STAQ E-newsletter


STAQ E-newsletter

05th Dec 2012

Find out what’s been happening at the Science Teacher’s Association of Queensland with their December e-newsletter.

Includes information on the STAQ Senior Science Conference, Annual General Meeting, 60th Queensland Science Contest and much more.

Follow this link to view: STAQ December E-newsletter


South Americans learn skills in outback Queensland

23rd Oct 2012

In parts of South America there has been wide conflict, particularly in Peru, where many people have been killed during public protests about mining.

Tensions have also been high in South Africa, where striking platinum miners have finally struck a wage deal, following five weeks of bloodhsed and unrest.

University of Queensland Professor David Brereton, who works with the Sustainable Minerals Institute, says he was approached by the Australian Ambassador in Peru to run the study tour to Mount Isa.

He says he hopes that by observing the relationship between Australian Aboriginals and mining companies, the South Americans will take lessons back to their home countries.

Seventeen representatives of government and Indigenous organisations from Peru, Ecuador and Bolivia arrived in Mount Isa on Sunday.

They visited an Indigenous training group near Camooweal called Myuma and also toured Xstrata’s copper operations in Mount Isa.

Follow the link to listen to the audio interview – ABC reporter Emma Cillekens with Professor Brereton, Fransisco Cevallos Paez from Ecuador and Yohannaliz Vega Auqui from Peru.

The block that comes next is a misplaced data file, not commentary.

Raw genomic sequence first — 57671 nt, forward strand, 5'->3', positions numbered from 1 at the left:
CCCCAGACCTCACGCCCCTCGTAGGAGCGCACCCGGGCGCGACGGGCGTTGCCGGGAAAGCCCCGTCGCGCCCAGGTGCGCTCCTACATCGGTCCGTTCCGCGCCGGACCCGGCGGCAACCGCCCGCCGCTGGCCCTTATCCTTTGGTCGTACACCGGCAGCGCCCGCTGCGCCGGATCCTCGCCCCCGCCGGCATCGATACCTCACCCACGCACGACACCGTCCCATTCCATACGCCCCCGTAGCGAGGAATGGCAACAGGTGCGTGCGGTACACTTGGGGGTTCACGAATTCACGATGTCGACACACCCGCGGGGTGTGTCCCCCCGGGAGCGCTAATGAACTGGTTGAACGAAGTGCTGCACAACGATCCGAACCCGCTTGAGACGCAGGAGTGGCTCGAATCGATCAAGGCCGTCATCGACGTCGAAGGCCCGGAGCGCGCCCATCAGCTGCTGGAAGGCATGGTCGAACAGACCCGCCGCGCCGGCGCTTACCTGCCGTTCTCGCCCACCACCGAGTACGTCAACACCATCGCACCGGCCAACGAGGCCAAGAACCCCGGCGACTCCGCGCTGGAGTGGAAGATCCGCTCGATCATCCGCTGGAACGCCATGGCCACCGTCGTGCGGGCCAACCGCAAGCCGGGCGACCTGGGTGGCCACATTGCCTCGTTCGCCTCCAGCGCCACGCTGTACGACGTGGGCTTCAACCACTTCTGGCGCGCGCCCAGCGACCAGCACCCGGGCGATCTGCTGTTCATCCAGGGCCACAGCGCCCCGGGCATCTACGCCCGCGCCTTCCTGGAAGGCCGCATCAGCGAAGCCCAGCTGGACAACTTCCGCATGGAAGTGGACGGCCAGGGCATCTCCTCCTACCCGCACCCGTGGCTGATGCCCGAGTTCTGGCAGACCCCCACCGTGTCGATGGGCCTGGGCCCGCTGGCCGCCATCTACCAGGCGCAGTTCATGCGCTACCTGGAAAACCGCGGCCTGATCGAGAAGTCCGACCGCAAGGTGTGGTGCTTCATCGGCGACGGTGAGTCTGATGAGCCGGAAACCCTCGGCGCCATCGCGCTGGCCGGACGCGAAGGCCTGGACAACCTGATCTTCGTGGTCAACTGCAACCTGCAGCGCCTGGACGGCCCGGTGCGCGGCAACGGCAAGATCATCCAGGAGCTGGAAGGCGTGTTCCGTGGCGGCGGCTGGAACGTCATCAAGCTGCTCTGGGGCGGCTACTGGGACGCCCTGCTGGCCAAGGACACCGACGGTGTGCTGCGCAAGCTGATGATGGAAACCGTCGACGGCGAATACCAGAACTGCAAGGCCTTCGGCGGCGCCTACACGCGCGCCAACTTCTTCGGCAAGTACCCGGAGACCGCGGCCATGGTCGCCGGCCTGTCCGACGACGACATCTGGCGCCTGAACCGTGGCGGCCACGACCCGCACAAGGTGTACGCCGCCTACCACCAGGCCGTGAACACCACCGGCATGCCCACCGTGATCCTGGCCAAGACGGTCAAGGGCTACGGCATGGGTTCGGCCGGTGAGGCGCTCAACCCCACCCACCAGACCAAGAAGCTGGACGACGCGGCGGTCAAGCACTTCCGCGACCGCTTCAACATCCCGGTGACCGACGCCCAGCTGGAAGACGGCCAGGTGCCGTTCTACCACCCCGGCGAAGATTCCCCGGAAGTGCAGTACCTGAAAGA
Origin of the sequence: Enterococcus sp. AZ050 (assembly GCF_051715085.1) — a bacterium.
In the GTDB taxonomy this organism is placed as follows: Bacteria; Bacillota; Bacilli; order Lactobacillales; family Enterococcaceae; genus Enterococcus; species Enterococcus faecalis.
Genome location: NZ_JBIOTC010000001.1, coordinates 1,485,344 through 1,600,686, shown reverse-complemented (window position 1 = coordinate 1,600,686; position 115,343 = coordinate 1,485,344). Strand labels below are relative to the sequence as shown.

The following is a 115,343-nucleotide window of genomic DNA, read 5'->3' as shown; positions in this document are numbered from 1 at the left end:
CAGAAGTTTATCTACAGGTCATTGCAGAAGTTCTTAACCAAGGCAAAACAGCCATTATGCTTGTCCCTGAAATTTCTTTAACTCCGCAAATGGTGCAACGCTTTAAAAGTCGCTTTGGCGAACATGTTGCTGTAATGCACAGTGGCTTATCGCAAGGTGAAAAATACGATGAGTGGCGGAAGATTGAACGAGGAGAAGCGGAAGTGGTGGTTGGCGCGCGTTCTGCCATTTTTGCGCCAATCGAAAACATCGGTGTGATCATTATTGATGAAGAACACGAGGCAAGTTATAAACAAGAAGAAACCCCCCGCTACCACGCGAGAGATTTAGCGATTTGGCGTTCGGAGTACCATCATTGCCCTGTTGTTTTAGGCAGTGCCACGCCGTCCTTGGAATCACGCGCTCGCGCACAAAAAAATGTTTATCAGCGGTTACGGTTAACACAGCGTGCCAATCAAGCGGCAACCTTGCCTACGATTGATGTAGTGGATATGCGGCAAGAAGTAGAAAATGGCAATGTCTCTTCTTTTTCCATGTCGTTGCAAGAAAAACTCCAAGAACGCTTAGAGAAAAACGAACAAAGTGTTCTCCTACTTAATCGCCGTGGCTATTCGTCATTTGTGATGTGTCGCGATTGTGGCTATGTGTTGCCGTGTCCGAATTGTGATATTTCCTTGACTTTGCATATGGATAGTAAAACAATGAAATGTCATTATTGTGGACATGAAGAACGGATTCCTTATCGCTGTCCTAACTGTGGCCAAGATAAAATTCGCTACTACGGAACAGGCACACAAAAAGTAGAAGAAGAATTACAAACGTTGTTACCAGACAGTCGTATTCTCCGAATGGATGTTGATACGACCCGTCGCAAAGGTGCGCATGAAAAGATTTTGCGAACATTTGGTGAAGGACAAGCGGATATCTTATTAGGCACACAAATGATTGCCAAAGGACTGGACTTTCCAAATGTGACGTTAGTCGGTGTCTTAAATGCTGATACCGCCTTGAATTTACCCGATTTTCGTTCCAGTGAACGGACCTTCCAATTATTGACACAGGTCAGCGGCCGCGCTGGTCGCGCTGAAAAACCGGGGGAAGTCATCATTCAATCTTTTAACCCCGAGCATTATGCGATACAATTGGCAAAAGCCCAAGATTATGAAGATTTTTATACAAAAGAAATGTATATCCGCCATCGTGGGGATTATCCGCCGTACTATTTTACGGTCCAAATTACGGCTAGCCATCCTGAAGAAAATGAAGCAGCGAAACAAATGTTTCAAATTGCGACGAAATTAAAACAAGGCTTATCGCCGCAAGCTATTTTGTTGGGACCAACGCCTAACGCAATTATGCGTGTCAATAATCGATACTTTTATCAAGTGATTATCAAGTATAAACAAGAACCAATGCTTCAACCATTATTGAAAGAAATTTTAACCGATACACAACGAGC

Source: ABC North West Queensland


Spatial PD for Teachers in Mount Isa

22nd Oct 2012

GTAQ, in conjuction with Contour Education, will be running a professional development session for teachers in Mt Isa and surrounding regions on Saturday 17th Novemberat Spinifex State College.

The professional development will be a full day workshop on how to use spatial technologies in the Geography classroom. Mick Law will provide a simple, easy-to-follow introduction to the wonders of spatial technologies such as online GIS, Google Maps and Google Earth. The professional development will also provide some insight on how spatial technologies can be effectively incorporated when teaching the yet to be released Australian Geography Curriculum.

The cost for the full day workshop (9:00am – 4pm) is $100 for GTAQ members and $150 for non-members.

For more information on this professional development opportunity, please download the flier – Mt Isa Simple Spatial Technologies.

To register for the event, go to the GTAQ Professional Development Registration page by clicking on the following link – Registration for Spatial Technologies Professional Development and select the ‘Register’ button. You will receive confirmation via email once you have registered.

If you have any queries regarding this professional development opportunity, please contact Mick Law via email or call 0431665879.


UQ students advance their mining skills

06th Sep 2012

The University of Queensland students are gaining advanced skills in preparation for jobs in the booming mining sector, thanks to the University’s Newcrest Heating, Ventilation and Air Conditioning (HVAC) Laboratory.

Established last year, the Newcrest HVAC lab, provides engineering educators better opportunities to design and teach courses that develop specialised mining skills and knowledge in the application of fluid mechanics, thermodynamics and heat transfer in various heating and cooling processes.